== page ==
Thursday, April 13, 2006
Wondering what's going on at the Mass of the Lord's Supper tonight?
Scholars have often wondered how the practice of Christian Eucharist could have arisen from the Lord's Supper, which occurred in the context of the Jewish Passover. Since Passover occurs only once a year, how is it that the Christians got the notion that they could celebrate Jesus' sacrificial meal weekly, if not daily?
The answer is found in the ancient Israelite sacrifice called the todah.
While most people have heard of Old Testament sacrifices such as the holocaust offering or burnt offering, those who have heard of the todah sacrifice are as rare as lotto winners. Today's ignorance concerning the todah, however, should not imply that it was unimportant to the Jews. Far from it. The todah was one of the most significant sacrifices of the Jews.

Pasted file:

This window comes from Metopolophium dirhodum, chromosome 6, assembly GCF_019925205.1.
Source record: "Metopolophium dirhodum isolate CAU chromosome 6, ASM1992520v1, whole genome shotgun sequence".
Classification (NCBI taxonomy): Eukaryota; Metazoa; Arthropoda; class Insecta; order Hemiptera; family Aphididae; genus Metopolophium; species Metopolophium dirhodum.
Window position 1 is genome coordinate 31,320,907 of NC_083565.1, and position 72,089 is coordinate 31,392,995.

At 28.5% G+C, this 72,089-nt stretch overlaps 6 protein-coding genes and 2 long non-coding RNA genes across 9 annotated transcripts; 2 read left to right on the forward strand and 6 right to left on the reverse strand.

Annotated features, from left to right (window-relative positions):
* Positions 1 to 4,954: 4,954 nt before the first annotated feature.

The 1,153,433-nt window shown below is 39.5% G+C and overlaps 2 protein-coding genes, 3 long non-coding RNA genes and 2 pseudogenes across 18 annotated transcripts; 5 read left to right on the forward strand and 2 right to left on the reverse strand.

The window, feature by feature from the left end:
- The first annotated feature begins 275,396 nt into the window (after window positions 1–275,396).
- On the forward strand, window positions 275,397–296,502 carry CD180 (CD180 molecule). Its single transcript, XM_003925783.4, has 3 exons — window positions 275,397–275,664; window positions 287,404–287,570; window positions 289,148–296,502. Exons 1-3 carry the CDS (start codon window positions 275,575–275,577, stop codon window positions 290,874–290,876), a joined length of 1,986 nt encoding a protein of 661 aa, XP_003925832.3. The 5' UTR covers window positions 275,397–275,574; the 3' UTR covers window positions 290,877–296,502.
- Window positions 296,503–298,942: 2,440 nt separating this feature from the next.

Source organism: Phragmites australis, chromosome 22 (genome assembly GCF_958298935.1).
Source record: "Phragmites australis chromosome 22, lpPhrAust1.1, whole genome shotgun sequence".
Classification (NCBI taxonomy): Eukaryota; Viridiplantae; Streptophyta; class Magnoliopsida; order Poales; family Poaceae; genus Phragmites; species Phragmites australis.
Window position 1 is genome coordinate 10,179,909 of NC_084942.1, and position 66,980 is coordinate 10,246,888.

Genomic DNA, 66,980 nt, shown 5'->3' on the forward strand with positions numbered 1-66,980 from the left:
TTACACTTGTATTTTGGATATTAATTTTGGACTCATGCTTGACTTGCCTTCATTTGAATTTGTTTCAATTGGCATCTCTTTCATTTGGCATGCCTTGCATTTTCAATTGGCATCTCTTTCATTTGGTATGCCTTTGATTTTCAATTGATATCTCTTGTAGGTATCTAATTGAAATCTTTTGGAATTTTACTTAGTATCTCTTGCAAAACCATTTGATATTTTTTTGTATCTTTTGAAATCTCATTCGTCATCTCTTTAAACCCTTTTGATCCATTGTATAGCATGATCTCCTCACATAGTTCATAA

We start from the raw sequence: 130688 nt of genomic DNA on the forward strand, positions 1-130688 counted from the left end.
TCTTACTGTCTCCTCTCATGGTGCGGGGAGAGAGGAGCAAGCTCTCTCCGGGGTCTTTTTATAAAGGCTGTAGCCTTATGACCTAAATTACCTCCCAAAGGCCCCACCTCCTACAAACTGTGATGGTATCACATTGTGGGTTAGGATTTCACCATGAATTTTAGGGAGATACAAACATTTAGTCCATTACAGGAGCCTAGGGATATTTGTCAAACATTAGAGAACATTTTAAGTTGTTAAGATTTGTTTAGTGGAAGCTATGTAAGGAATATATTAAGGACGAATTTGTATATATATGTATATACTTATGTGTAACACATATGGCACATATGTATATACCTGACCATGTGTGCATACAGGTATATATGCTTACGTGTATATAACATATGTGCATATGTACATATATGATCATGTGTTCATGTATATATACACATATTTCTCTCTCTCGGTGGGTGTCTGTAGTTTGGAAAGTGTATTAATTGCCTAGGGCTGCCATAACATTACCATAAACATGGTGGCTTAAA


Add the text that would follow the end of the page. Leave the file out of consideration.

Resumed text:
Indeed, an old Rabbinic teaching says: "In the coming Messianic age all sacrifices will cease, but the thank offering [todah] will never cease."(1) What is it about this sacrifice that makes it stand alone in such a way that it would outlast all other sacrifices after the redemption of the Messiah?